5 Bariatric Wheelchairs: Bariatric wheelchairs are a “must have” as it may be difficult for extremely obese patients to walk the distance to and from their destination in the outpatient center. Typical dimensions for bariatric wheelchairs are 35-39 inches in width by 26 inches in depth. In comparison, standard wheelchairs are typically 26 inches wide by 26 inches deep. In selecting bariatric wheelchairs, it’s important to check the ergonomics for easy movement with increased weight load. Other related considerations include the required door width for egress and the clear floor space required to accommodate the turning radius of the wheelchair. Since a bariatric wheelchair is significantly wider (e.g., 39 inches) than a standard wheelchair (e.g., 26 inches), the clear floor space requirement would need to be expanded to accommodate the increased width of the wheelchair.
6 Stretchers: Stretchers must be able to accommodate the individual patient’s weight and size. Bariatric stretchers are available with weight capacities up to 700 pounds. The use of powered hi/low stretchers may be advantageous to facilitate patient transfer and positioning. Stretchers with integrated scales should be considered for patients with poor mobility. Facilities may also want to consider self-propelled stretchers to facilitate ease of movement and support patient and staff safety during transport, since it is strenuous and difficult to maneuver a stretcher while transporting an extremely obese patient.
7 Diagnostic Imaging Systems: Primary considerations for imaging systems for bariatric patients include the bore size, table capacity and image quality.
Bore size is a critical factor when evaluating the potential use of an imaging device for extremely obese patients, as standard bore sizes may be insufficient for an extremely obese patient. Closed magnetic resonance (MR) has seen relatively few advancements in bore size of the standard system, since newer MRI scanners with an open configuration are available and better suited for extremely obese patients. Recently, manufacturers of CT systems have begun to market their larger bore systems that were developed for radiation therapy, as bariatric-capable units.
Table capacity varies between imaging modalities with 350 pounds being an average maximum load. Bariatric-capable systems and open MR units can often accommodate up to 550 pounds. The weight capacities of current and future systems should be reviewed in detail.
Image quality is a major concern for bariatric patients. More ionizing radiation is necessary to penetrate the obese patient to obtain a diagnostic image both per image and for repeat or any necessary additional views. The radiation dose necessary to obtain a good image may be too high a trade-off for the poor image quality that can be expected.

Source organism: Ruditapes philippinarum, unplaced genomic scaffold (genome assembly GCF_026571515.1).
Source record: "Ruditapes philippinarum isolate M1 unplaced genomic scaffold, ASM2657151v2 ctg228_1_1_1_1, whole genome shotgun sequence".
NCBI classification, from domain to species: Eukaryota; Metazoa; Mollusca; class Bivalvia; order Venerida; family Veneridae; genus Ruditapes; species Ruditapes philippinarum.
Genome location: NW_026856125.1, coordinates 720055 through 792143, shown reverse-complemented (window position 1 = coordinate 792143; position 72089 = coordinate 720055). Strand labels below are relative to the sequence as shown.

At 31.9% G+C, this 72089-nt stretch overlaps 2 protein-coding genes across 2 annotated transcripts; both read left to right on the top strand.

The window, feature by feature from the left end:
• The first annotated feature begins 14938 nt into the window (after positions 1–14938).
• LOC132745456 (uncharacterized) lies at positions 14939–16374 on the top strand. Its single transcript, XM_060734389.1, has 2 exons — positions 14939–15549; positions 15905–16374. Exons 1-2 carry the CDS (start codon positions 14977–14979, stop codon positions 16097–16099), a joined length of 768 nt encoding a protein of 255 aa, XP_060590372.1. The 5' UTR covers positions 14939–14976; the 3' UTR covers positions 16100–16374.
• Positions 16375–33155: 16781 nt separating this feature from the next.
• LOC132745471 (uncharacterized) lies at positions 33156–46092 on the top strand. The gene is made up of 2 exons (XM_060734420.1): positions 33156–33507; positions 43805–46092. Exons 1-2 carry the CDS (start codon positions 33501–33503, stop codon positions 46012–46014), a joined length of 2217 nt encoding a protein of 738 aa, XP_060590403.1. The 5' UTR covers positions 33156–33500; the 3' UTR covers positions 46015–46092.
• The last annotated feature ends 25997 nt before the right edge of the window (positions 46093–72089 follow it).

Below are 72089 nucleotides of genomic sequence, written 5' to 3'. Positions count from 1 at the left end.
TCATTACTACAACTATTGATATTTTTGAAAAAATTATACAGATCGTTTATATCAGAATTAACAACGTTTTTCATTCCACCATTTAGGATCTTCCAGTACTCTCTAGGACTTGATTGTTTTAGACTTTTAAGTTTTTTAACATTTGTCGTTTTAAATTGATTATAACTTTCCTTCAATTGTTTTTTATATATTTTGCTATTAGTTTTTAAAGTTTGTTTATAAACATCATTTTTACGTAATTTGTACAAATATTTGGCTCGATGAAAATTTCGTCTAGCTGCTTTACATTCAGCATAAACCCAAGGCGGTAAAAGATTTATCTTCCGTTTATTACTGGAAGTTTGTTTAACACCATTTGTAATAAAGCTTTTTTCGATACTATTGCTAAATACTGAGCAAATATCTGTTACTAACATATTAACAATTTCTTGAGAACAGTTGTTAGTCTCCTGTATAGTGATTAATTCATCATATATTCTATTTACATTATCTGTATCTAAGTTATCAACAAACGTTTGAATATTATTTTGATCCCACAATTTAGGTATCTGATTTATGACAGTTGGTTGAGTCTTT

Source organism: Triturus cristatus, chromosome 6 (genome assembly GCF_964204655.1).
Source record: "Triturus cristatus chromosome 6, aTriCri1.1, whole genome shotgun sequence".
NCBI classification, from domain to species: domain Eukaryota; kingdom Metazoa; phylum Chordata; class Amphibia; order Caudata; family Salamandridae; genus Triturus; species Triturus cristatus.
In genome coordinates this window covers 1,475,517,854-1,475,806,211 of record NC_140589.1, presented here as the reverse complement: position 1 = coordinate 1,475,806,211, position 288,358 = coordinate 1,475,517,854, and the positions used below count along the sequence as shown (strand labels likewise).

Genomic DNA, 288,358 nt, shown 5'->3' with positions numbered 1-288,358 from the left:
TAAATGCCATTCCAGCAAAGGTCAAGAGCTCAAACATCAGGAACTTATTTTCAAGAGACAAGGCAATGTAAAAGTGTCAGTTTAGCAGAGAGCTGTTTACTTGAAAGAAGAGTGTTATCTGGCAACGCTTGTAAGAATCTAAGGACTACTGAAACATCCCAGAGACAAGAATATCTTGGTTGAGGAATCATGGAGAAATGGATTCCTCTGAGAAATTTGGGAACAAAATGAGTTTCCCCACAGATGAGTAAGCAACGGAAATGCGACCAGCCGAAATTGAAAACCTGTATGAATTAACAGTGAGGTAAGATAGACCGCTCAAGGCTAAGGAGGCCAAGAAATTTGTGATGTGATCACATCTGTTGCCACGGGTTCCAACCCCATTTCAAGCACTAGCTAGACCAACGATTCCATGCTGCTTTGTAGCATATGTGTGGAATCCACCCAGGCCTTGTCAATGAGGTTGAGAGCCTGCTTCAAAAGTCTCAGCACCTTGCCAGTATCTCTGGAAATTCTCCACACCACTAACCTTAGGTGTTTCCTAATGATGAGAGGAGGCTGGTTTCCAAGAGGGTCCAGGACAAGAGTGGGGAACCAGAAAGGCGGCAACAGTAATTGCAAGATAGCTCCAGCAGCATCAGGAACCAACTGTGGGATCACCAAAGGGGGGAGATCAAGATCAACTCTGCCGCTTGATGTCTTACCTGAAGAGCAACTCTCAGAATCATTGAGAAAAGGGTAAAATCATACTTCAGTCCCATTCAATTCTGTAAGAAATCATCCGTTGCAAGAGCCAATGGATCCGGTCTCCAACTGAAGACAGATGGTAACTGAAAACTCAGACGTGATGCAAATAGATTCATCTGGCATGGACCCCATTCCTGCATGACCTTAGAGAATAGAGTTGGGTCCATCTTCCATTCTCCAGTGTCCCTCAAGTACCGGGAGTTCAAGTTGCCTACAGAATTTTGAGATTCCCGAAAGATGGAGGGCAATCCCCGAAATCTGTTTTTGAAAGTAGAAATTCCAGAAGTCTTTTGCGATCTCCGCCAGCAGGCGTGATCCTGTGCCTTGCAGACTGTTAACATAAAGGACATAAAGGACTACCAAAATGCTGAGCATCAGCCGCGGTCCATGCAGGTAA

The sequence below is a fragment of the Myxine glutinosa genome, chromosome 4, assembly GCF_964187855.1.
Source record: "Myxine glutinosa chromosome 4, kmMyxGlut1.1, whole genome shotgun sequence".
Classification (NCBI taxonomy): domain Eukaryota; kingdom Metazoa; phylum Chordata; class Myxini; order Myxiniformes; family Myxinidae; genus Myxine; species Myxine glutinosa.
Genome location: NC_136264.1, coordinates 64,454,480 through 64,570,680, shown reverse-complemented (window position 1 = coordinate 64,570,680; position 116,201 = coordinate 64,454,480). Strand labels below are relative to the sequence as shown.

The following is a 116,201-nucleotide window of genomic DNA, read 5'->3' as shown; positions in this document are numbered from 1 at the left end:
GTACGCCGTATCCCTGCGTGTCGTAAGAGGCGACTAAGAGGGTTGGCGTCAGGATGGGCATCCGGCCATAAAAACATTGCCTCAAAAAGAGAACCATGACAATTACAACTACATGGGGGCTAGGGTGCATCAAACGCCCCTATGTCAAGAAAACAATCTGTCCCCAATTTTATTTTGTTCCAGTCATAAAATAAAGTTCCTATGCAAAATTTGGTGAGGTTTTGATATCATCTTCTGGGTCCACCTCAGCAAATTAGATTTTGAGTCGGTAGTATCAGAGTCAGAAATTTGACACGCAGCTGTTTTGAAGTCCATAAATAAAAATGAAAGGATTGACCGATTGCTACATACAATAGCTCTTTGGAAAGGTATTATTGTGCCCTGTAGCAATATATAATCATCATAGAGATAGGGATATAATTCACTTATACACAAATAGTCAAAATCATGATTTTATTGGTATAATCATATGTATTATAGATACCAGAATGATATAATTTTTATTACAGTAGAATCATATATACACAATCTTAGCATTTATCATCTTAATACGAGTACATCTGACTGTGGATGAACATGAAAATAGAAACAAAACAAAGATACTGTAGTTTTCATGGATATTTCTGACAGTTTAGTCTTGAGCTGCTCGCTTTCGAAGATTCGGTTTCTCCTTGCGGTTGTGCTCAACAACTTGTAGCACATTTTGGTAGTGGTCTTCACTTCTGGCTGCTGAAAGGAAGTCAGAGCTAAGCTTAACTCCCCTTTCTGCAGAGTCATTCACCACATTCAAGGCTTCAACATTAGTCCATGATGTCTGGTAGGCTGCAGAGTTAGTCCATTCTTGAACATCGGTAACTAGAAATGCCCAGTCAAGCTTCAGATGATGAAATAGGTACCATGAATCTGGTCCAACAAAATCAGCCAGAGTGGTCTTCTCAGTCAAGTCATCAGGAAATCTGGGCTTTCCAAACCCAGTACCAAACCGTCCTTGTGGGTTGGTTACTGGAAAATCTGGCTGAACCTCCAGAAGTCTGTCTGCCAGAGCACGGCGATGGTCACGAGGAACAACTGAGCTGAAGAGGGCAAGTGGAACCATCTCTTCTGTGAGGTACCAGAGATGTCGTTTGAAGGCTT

8 Operating Room Tables: The weight and size of operating room tables must be sufficient to accommodate the individual patient while still maintaining full articulation capabilities. In addition, side extenders and foot boards are recommended. Bariatric OR tables are available with weight capacities up to 1,000 pounds.
9 Toilets and Grab Bars: Floor-mounted toilets are a must. Per the American Institute of Architecture Academy of Architecture for Healthcare (AIA-AAH), wall-mounted toilets must be able to withstand a concentrated load capacity of 350 pounds, which is insufficient for many morbidly obese patients. Therefore, there is a risk of the fixtures being pulled from the wall and a potential for patient injuries.
Grab bars should be provided in the toilet area. The ADA recommends that grab bars have a minimum concentrated load capacity of 250 pounds. However, this minimum is insufficient for bariatric or morbidly obese patients and can result in fixtures being pulled from the walls and a high potential for patient injuries. Additional reinforcement is essential.
10 Furnishings: Oversized chairs should be available in public areas, such as lobbies and waiting rooms, to accommodate overweight patients and their family members. In addition, oversized patient chairs are essential in exam rooms and other patient areas, resulting in the need for more floor space. Typical oversized chair dimensions are 31-34 inches wide by 25.5 inches deep.
When addressing the special equipment needs of extremely obese patients, it’s important to remember that “one size does not fit all.” Weight and size limits vary considerably between manufacturers/models that are classified as “bariatric.” In general, facilities must assess the specifications of all equipment used throughout the continuum of outpatient care to ensure that it meets the needs of these patients. The ultimate goal should be to provide safe, respectful and quality care.